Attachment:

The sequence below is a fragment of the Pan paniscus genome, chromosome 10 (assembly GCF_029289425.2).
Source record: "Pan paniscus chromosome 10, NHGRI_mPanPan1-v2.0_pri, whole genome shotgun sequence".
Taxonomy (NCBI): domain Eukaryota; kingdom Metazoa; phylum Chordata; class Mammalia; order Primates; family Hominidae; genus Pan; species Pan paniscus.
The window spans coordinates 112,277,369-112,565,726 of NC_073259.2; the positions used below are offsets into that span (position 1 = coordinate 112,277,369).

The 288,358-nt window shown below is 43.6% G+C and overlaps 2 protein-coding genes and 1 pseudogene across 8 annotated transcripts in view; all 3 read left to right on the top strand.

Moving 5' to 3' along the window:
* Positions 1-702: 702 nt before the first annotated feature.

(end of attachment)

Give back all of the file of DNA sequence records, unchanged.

The sequence below is a fragment of the Pan paniscus genome, chromosome 10 (assembly GCF_029289425.2).
Source record: "Pan paniscus chromosome 10, NHGRI_mPanPan1-v2.0_pri, whole genome shotgun sequence".
Taxonomy (NCBI): domain Eukaryota; kingdom Metazoa; phylum Chordata; class Mammalia; order Primates; family Hominidae; genus Pan; species Pan paniscus.
The window spans coordinates 112,277,369-112,565,726 of NC_073259.2; the positions used below are offsets into that span (position 1 = coordinate 112,277,369).

The 288,358-nt window shown below is 43.6% G+C and overlaps 2 protein-coding genes and 1 pseudogene across 8 annotated transcripts in view; all 3 read left to right on the top strand.

Moving 5' to 3' along the window:
* Positions 1-702: 702 nt before the first annotated feature.